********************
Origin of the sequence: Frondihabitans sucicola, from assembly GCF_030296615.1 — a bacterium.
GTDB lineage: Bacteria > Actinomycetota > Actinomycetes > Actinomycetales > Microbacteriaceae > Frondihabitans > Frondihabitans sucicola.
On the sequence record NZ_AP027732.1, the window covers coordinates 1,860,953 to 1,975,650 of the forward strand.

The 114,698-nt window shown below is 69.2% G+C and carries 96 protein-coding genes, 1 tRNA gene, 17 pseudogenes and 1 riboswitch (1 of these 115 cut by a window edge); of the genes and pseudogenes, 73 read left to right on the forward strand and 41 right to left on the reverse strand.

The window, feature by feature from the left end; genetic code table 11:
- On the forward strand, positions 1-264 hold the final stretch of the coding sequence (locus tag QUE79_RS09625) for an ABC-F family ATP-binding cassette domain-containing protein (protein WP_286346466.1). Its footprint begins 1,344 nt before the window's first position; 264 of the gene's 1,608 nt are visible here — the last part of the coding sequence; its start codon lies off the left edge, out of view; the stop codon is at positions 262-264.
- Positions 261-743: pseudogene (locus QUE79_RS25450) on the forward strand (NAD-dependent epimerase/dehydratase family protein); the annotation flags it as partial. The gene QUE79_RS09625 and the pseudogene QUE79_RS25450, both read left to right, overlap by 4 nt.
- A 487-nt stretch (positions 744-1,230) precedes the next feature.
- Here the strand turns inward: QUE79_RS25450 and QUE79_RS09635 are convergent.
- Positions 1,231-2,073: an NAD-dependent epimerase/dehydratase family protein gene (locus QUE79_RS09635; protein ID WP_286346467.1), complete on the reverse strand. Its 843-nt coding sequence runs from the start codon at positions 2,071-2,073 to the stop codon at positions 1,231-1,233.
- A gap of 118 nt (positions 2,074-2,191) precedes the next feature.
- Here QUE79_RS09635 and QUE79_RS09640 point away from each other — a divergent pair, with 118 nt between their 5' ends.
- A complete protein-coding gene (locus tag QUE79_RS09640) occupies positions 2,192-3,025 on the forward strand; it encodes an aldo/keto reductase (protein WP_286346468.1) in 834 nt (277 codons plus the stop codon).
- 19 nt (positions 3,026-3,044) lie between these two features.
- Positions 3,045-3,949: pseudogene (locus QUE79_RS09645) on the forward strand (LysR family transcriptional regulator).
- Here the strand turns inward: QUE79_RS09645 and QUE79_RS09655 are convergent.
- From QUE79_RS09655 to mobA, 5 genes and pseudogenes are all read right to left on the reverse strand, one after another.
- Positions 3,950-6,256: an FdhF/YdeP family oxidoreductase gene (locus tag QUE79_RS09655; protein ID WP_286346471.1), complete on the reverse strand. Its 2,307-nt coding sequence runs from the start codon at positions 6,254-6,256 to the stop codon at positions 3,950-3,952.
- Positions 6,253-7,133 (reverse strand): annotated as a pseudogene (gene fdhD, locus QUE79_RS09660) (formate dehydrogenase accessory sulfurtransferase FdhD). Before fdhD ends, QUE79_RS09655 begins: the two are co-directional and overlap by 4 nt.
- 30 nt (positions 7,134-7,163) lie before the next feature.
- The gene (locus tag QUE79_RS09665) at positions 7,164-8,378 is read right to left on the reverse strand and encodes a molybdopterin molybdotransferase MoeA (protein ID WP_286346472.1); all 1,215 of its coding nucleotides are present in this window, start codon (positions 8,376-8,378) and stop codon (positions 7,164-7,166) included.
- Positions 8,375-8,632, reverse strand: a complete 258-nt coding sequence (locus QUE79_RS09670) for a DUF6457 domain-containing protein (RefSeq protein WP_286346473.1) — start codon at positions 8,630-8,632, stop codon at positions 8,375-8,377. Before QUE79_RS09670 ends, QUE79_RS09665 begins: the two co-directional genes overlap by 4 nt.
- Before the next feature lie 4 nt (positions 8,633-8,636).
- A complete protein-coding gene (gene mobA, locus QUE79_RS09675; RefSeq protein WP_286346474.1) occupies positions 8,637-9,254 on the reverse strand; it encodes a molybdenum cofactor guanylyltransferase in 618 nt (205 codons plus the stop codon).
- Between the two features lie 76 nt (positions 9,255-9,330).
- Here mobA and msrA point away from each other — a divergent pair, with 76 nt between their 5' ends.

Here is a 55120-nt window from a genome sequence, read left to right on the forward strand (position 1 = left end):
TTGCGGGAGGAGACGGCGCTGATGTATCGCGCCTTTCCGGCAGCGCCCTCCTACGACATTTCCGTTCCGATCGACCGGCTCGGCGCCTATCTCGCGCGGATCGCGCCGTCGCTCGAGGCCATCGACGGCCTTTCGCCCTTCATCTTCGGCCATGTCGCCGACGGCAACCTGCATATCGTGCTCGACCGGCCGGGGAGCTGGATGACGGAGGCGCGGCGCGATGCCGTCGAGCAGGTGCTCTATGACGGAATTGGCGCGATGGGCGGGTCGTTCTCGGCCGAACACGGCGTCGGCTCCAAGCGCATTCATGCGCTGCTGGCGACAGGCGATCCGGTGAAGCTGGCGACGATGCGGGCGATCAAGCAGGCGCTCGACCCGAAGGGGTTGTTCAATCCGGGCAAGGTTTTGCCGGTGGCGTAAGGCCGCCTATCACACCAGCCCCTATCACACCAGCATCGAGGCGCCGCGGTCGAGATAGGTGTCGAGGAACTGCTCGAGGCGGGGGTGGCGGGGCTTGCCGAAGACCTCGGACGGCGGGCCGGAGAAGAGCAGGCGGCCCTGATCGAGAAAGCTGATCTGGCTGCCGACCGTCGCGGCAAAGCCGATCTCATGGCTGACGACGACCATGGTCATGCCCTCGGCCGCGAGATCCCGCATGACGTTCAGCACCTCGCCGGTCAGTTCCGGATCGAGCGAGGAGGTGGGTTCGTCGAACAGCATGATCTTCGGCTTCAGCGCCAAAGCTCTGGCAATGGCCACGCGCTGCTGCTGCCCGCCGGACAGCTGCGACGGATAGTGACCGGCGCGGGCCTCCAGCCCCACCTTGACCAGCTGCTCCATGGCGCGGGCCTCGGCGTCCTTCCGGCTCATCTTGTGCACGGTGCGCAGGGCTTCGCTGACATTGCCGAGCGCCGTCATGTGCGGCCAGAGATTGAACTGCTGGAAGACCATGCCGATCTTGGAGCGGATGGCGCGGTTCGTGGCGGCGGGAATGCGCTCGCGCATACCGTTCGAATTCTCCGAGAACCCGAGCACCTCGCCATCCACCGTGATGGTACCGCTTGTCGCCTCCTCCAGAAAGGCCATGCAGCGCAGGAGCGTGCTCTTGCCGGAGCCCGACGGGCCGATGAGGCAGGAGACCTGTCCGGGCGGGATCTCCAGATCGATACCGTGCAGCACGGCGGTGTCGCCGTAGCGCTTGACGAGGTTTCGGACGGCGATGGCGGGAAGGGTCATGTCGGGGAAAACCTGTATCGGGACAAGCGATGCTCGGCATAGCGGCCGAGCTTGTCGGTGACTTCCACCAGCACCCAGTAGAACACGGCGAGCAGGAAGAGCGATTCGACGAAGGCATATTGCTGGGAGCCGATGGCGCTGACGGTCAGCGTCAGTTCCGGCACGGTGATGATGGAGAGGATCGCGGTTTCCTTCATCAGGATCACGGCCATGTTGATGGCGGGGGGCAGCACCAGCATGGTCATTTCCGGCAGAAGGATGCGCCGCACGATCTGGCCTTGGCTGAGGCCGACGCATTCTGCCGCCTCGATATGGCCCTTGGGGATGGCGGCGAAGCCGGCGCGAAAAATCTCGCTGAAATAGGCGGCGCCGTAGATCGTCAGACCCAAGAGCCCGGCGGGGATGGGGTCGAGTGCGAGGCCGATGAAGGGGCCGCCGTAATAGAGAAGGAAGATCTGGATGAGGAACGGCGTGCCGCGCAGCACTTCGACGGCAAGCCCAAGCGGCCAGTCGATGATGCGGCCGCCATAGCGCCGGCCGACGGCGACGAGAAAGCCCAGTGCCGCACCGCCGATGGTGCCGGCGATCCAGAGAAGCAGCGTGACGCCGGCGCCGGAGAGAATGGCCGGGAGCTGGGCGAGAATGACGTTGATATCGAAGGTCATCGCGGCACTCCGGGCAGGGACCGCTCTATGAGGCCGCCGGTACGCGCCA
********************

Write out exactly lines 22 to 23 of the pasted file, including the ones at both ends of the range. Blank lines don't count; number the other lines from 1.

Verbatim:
- Positions 8,375-8,632, reverse strand: a complete 258-nt coding sequence (locus QUE79_RS09670) for a DUF6457 domain-containing protein (RefSeq protein WP_286346473.1) — start codon at positions 8,630-8,632, stop codon at positions 8,375-8,377. Before QUE79_RS09670 ends, QUE79_RS09665 begins: the two co-directional genes overlap by 4 nt.
- Before the next feature lie 4 nt (positions 8,633-8,636).